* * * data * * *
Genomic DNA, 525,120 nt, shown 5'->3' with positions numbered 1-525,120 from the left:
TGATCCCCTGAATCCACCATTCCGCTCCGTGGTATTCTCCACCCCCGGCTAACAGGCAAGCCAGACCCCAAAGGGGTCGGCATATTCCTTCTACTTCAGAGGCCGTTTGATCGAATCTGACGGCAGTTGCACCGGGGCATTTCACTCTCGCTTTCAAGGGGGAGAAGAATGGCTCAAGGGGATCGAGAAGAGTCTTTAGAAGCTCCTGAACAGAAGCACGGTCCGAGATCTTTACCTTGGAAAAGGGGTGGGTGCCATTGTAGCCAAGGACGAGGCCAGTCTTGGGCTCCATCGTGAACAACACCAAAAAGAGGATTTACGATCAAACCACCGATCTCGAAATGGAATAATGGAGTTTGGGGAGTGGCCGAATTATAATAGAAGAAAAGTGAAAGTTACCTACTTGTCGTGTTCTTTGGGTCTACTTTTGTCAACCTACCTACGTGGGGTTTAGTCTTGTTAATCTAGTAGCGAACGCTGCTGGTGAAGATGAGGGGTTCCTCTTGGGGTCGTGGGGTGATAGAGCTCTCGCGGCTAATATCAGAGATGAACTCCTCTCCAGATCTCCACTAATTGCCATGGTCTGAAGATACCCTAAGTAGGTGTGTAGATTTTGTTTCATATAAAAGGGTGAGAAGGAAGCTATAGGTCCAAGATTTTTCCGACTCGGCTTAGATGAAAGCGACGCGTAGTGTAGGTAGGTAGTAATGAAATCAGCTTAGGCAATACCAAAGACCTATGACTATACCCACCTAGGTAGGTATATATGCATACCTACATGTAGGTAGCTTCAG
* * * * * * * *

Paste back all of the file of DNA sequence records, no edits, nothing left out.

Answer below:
Genomic DNA, 525,120 nt, shown 5'->3' with positions numbered 1-525,120 from the left:
TGATCCCCTGAATCCACCATTCCGCTCCGTGGTATTCTCCACCCCCGGCTAACAGGCAAGCCAGACCCCAAAGGGGTCGGCATATTCCTTCTACTTCAGAGGCCGTTTGATCGAATCTGACGGCAGTTGCACCGGGGCATTTCACTCTCGCTTTCAAGGGGGAGAAGAATGGCTCAAGGGGATCGAGAAGAGTCTTTAGAAGCTCCTGAACAGAAGCACGGTCCGAGATCTTTACCTTGGAAAAGGGGTGGGTGCCATTGTAGCCAAGGACGAGGCCAGTCTTGGGCTCCATCGTGAACAACACCAAAAAGAGGATTTACGATCAAACCACCGATCTCGAAATGGAATAATGGAGTTTGGGGAGTGGCCGAATTATAATAGAAGAAAAGTGAAAGTTACCTACTTGTCGTGTTCTTTGGGTCTACTTTTGTCAACCTACCTACGTGGGGTTTAGTCTTGTTAATCTAGTAGCGAACGCTGCTGGTGAAGATGAGGGGTTCCTCTTGGGGTCGTGGGGTGATAGAGCTCTCGCGGCTAATATCAGAGATGAACTCCTCTCCAGATCTCCACTAATTGCCATGGTCTGAAGATACCCTAAGTAGGTGTGTAGATTTTGTTTCATATAAAAGGGTGAGAAGGAAGCTATAGGTCCAAGATTTTTCCGACTCGGCTTAGATGAAAGCGACGCGTAGTGTAGGTAGGTAGTAATGAAATCAGCTTAGGCAATACCAAAGACCTATGACTATACCCACCTAGGTAGGTATATATGCATACCTACATGTAGGTAGCTTCAG